Black hair care businesses in the United States may soon struggle to fill customer orders on wigs and weaves. The hair shortage is reportedly from China and other areas heavily impacted by the global coronavirus.
Shannel Wallace, who runs District Cheveux in Bowie, Maryland, told WUSA 9 that she’s already seeing it firsthand. Wallace said she ordered hair extensions in January but has yet to receive her order from China.
“I just never imagined coronavirus would affect me, being in the states,” Wallace told the station. “Not directly as far as being sick, but my business.”
Wallace said her vendor is blaming the delay on the coronavirus.
“They finally reached back out to me and said due to the virus, everyone, I’m guessing, is quarantined and they’re not able to go to work,” Wallace told WUSA 9.
Plus, she said customers are starting to express their wariness of hair coming from China.
“When they get their hair, (they ask) is it going to be contaminated?” she added.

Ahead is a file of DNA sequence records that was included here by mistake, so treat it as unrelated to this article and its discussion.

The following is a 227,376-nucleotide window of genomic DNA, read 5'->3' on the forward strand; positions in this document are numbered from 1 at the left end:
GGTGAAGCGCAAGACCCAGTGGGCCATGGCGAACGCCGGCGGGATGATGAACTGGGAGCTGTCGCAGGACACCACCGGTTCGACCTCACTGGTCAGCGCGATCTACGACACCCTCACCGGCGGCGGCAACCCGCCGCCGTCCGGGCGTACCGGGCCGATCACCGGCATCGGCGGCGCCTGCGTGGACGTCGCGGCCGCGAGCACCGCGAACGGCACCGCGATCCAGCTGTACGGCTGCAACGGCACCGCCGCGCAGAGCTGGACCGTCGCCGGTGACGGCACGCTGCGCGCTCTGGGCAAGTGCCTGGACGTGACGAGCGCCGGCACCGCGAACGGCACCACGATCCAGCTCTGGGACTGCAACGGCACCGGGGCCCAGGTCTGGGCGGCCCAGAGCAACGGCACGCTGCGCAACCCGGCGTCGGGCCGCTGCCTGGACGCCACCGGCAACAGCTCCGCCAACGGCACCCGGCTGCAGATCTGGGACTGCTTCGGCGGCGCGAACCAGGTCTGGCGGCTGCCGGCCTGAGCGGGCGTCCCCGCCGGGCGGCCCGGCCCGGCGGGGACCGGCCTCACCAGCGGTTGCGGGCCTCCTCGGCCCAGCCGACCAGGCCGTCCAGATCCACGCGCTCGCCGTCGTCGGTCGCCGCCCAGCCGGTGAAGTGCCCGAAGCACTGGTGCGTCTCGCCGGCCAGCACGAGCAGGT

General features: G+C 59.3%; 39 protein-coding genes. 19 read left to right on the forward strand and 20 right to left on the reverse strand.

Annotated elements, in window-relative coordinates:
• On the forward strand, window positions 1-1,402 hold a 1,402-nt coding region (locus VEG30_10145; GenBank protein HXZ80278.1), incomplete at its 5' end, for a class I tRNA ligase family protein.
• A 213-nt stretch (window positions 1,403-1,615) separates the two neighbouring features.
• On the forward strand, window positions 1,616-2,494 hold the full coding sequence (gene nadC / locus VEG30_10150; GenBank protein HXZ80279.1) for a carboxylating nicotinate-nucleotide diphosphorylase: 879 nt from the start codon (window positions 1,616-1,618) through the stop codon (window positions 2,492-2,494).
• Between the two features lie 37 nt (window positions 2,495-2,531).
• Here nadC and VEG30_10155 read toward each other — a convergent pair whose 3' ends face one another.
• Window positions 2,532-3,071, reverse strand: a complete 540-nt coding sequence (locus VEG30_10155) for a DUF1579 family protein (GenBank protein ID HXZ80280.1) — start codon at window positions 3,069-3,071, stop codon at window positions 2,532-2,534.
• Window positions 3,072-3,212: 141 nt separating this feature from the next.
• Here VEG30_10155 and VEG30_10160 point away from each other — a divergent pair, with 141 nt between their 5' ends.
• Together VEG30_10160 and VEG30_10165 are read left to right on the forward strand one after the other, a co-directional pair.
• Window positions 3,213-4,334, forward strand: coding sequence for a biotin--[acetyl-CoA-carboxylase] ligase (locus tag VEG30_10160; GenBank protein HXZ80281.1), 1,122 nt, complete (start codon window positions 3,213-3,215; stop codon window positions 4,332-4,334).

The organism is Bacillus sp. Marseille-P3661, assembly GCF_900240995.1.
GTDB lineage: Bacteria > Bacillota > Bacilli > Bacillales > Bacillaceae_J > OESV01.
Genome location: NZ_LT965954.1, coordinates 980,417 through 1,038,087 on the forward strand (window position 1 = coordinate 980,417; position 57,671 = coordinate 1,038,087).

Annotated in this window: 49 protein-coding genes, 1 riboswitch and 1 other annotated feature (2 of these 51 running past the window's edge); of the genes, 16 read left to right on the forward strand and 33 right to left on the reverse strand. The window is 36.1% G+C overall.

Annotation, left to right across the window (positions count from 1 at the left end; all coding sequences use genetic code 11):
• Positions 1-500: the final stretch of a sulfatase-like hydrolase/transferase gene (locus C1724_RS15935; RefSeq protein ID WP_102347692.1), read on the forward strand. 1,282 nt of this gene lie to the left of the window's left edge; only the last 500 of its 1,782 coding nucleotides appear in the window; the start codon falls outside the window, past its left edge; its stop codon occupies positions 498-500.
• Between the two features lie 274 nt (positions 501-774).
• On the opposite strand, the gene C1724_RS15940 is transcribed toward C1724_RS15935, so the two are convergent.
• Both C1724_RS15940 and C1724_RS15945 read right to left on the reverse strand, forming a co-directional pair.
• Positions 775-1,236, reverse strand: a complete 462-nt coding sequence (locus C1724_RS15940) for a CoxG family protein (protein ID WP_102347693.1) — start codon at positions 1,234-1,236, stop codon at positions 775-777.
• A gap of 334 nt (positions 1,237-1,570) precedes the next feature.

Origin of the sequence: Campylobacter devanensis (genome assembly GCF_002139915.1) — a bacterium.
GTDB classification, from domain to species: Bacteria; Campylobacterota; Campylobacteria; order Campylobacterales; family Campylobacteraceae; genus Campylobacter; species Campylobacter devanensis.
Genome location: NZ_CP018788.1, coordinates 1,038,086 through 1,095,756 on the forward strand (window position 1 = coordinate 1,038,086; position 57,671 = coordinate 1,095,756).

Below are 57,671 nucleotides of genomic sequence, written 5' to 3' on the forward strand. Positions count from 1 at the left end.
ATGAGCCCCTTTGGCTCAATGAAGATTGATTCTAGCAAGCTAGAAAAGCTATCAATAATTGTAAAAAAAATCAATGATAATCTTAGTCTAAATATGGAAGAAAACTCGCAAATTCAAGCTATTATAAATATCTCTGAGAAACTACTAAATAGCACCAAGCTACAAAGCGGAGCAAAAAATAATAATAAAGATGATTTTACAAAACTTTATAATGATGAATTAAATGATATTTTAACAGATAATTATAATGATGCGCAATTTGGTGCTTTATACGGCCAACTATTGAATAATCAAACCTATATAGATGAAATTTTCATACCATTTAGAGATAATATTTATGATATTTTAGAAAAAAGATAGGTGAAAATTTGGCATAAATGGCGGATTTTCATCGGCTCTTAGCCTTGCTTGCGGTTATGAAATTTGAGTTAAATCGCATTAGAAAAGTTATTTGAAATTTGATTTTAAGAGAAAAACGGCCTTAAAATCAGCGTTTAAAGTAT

The coronavirus, also known as COVID-19, has already killed six people in the United States and more than 3,000 globally. A top virus expert told CBS News on Monday that the pandemic could spread to 70 percent of the world’s population.
In addition to the sickness and death, it’s leaving in its path, COVID-19 is also heavily impacting travel, the stock market and numerous businesses that rely on products from devastated areas.
Stephanie Nolan, who lives in Prince George’s County, Maryland, told WUSA 9 that her company, XOXO Virgin Hair, is also feeling the effects of the deadly disease.
“Due to the coronavirus, and the measures taken to cut down on the virus in China, people aren’t allowed to go to, or really return to, work,” Nolan told WUSA 9.
This is affecting her bottom line as the laws of supply and demand come into play. Some areas not hit as hard as China are taking advantage of the hair shortage by jacking up prices, Wallace said.
“I can get (hair) elsewhere, but the price point is just much higher,” Wallace told WUSA 9.
As to the customers’ worries that hair from China —when it does come — could be contaminated, information on the Centers for Disease Control’s website seems to allay those fears. The CDC says, for the most part, the virus dies on surfaces.
“There is likely very low risk of spread from products or packaging that are shipped over a period of days or weeks at ambient temperatures,” the agency wrote on its website. “Coronaviruses are generally thought to be spread most often by respiratory droplets.”